CORDES: Now, it's the voters turn to send a message. A third of the Senate is up for re-election. But only nine of those 36 seats are considered toss-ups. Republicans in those races have worked to tie their opponents to an unpopular president.
PAT ROBERTS: Anybody that votes for Greg Norman is voting for Obama
CORDES: While Democrats kept their distance.
ALISON LUNDERGAN GRIMES: I'm not Barack Obama. I disagree with him on guns, coal and the EPA.
CORDES: The White House argued Monday the Democrats' superior ground game will save them.
JOSH EARNEST: I do think the Democrats will retain the majority.
CORDES: If Republicans do take back the Senate, Kentucky’s Mitch McConnell will become the majority leader. He’s promised to move quickly and push GOP priorities like the Keystone XL pipeline and changes to ObamaCare.
MITCH MCCONNELL: Obviously, the president is the only person who can sign something into law, so whether we can make progress in the next two years depends upon him.
CORDES: Candidates and outside groups spent a record $3.6 billion on this election. The most expensive Senate race, North Carolina cost upwards of $100 million. Are you worried that voters are going to voters are going to watch all these ads and end up not liking either of you very much?
THOM TILLIS: If you believe some of the ads you’d think that Senator Hagan was a bad person then I was too.
CORDES: Incumbents from both sides have struggled to tout tangible achievements as this Congress is poised to be the least productive ever.
MARK WARNER: People at the end of the day, they know Washington is broken.
CORDES: And that is why many analysts believe that not only is this election not about either party's ideas, Democrats or Republicans, but really more about the fact that Americans just want to get rid of whoever is in there now and put somebody else in Washington.
ROSE: So it’s against the president and against Washington?
CBS This Morning
November 4, 2014
CHARLIE ROSE: John, Political Director John Dickerson is here. Good morning.
JOHN DICKERSON: Good morning, Charlie.
ROSE: So what are you going to be looking at earliest and most importantly?
DICKERSON: Well, earliest, I think North Carolina, because it's one place Democrats think they can do well. And it's one of those four battleground states, if you think of North Carolina, Iowa, Colorado and New Hampshire that are being fought over. The other batch we look at are the kind of the red states where we think Republicans will do well.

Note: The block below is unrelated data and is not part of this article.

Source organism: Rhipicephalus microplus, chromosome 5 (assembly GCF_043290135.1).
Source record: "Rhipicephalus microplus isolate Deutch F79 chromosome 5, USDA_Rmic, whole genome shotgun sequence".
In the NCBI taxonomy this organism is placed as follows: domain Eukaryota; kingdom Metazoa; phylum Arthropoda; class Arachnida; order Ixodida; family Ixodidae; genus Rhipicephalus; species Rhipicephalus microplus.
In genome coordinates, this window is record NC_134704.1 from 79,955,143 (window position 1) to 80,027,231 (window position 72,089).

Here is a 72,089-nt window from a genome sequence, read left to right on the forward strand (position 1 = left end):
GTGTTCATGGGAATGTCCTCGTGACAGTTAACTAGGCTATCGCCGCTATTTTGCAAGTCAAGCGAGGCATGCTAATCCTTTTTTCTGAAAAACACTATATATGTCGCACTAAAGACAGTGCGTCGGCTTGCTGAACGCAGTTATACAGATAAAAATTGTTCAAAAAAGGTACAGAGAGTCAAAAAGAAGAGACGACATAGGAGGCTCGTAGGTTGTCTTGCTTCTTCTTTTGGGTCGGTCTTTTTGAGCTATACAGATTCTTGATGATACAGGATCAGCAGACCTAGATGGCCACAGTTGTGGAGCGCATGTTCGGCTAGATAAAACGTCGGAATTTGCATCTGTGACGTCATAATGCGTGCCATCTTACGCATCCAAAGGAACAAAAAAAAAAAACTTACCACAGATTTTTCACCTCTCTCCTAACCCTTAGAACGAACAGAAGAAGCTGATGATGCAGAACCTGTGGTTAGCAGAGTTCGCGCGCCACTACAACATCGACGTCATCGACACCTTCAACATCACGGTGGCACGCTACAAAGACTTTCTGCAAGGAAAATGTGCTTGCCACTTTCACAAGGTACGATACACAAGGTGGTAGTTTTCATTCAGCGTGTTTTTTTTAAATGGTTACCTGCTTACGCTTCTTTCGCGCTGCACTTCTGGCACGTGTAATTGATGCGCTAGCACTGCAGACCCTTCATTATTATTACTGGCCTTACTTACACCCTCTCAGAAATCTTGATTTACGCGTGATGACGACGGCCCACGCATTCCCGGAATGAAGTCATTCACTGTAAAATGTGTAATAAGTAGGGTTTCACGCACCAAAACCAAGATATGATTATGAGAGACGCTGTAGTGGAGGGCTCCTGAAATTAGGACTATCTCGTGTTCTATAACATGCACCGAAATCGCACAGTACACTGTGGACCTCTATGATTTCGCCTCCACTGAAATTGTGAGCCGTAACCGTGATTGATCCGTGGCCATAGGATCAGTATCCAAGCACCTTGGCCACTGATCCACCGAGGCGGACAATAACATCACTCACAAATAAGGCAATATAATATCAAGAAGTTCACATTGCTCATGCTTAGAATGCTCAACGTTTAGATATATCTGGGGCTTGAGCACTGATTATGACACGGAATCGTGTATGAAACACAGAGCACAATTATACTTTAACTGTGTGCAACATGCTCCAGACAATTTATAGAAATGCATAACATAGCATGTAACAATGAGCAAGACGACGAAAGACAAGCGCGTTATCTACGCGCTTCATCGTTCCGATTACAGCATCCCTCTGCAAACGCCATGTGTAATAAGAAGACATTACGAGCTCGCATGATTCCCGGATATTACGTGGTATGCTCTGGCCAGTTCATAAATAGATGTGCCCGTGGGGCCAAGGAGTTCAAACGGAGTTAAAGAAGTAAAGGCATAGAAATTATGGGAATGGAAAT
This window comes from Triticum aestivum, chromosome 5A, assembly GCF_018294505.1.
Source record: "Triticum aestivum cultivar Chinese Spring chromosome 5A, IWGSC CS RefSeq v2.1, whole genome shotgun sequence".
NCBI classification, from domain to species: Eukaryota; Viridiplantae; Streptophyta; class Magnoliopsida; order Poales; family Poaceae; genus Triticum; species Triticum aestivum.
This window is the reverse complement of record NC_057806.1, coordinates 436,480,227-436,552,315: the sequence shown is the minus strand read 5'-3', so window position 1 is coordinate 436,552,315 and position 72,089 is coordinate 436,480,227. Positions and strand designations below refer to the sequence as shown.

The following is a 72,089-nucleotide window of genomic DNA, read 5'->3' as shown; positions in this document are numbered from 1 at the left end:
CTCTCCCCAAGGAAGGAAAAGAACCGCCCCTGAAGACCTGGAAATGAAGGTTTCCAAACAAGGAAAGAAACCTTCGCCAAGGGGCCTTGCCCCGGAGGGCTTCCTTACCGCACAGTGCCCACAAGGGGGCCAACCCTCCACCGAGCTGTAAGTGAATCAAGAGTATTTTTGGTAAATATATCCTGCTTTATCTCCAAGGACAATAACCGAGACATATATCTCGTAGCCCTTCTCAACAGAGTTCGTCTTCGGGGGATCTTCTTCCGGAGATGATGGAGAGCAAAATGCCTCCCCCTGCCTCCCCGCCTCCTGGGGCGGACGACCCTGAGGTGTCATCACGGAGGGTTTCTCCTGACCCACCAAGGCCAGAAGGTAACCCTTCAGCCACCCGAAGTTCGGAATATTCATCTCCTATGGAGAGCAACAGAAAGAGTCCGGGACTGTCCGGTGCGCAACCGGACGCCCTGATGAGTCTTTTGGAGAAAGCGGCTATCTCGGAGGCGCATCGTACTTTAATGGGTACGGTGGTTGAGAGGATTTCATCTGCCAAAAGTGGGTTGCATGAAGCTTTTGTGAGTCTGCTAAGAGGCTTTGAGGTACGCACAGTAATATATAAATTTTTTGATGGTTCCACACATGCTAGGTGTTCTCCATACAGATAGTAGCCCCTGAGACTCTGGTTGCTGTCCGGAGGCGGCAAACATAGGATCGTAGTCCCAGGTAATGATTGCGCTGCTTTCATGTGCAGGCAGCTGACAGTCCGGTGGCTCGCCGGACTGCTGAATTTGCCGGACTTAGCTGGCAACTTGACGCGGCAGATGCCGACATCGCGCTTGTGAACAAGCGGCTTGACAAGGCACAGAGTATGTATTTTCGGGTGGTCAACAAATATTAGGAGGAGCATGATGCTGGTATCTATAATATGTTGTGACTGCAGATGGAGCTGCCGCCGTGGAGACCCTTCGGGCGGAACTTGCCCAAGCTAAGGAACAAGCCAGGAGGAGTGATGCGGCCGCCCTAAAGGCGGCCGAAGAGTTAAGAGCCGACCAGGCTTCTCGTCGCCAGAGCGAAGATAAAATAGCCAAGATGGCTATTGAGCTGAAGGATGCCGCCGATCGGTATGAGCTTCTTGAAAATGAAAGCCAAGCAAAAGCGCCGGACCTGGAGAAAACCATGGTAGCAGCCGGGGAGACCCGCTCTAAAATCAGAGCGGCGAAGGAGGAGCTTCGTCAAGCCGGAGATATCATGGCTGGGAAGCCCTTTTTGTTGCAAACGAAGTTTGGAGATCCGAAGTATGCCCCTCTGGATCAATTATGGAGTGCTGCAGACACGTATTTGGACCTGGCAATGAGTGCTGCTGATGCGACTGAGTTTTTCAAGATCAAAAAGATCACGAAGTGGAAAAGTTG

But if Democrats can hold on in North Carolina it means it will be a less big night for Republicans. If Democrats lose North Carolina then it's going to be a tough night. So that’s just an early state to watch. Later states, Colorado because that's another key battleground. We're going to talk a lot about that a lot in 2016. The other thing to Nancy's point is the electorate is angry, it’s frustrated, its sour.
What if a lot of them just don't turn out? We've been talking about this is a base election. If the number of moderates, people who identify themselves as moderates is very low, then we'll know that people looked at this they just got sick of it and they said I'm going to do something else other than vote today.
NORAH O’DONNELL: And Nancy, women would make historic gains tonight?
NANCY CORDES: That's right. We won't know until the night is over whether women have managed to pick up a couple seats in the Senate or actually lose a couple of seats in the Senate. Right now they control 20 seats or about a fifth. Exactly a fifth of the Senate. But you’ve got a trio of Democratic women senators who are very vulnerable tonight. Kay Hagan of North Carolina, Mary Landrieu of Louisiana, and Jeanne Shaheen of New Hampshire.
So if either of them lose we could see the numbers decrease. But there are a trio of women who could enter the Senate for the first time. Joni Ernst the Republican from Iowa, Michelle Nunn of George and Shelley Moore Capito of West Virginia who looks like a shoo-in to win tonight.